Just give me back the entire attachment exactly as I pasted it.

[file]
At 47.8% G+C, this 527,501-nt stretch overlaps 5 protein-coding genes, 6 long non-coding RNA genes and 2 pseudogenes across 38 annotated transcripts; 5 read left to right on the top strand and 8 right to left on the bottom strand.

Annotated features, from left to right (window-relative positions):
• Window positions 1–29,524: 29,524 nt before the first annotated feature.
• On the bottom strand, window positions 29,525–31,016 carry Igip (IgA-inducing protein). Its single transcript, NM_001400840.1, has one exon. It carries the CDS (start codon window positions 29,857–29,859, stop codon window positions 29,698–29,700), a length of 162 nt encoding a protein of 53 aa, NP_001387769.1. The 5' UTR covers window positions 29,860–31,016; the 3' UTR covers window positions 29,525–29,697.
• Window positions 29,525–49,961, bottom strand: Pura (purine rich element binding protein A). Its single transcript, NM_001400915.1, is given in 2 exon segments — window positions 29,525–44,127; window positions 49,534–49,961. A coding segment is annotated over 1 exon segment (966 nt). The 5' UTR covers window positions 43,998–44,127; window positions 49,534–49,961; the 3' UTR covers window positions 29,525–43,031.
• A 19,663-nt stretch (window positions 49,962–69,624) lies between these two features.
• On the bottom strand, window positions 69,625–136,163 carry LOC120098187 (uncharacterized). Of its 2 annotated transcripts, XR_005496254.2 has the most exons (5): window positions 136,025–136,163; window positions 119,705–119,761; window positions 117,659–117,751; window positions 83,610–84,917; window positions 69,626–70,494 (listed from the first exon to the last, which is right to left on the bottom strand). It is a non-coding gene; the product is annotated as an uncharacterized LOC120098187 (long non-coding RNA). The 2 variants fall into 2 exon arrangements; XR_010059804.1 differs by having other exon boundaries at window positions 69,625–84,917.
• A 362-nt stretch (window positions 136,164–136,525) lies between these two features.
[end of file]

At 47.8% G+C, this 527,501-nt stretch overlaps 5 protein-coding genes, 6 long non-coding RNA genes and 2 pseudogenes across 38 annotated transcripts; 5 read left to right on the top strand and 8 right to left on the bottom strand.

Annotated features, from left to right (window-relative positions):
• Window positions 1–29,524: 29,524 nt before the first annotated feature.
• On the bottom strand, window positions 29,525–31,016 carry Igip (IgA-inducing protein). Its single transcript, NM_001400840.1, has one exon. It carries the CDS (start codon window positions 29,857–29,859, stop codon window positions 29,698–29,700), a length of 162 nt encoding a protein of 53 aa, NP_001387769.1. The 5' UTR covers window positions 29,860–31,016; the 3' UTR covers window positions 29,525–29,697.
• Window positions 29,525–49,961, bottom strand: Pura (purine rich element binding protein A). Its single transcript, NM_001400915.1, is given in 2 exon segments — window positions 29,525–44,127; window positions 49,534–49,961. A coding segment is annotated over 1 exon segment (966 nt). The 5' UTR covers window positions 43,998–44,127; window positions 49,534–49,961; the 3' UTR covers window positions 29,525–43,031.
• A 19,663-nt stretch (window positions 49,962–69,624) lies between these two features.
• On the bottom strand, window positions 69,625–136,163 carry LOC120098187 (uncharacterized). Of its 2 annotated transcripts, XR_005496254.2 has the most exons (5): window positions 136,025–136,163; window positions 119,705–119,761; window positions 117,659–117,751; window positions 83,610–84,917; window positions 69,626–70,494 (listed from the first exon to the last, which is right to left on the bottom strand). It is a non-coding gene; the product is annotated as an uncharacterized LOC120098187 (long non-coding RNA). The 2 variants fall into 2 exon arrangements; XR_010059804.1 differs by having other exon boundaries at window positions 69,625–84,917.
• A 362-nt stretch (window positions 136,164–136,525) lies between these two features.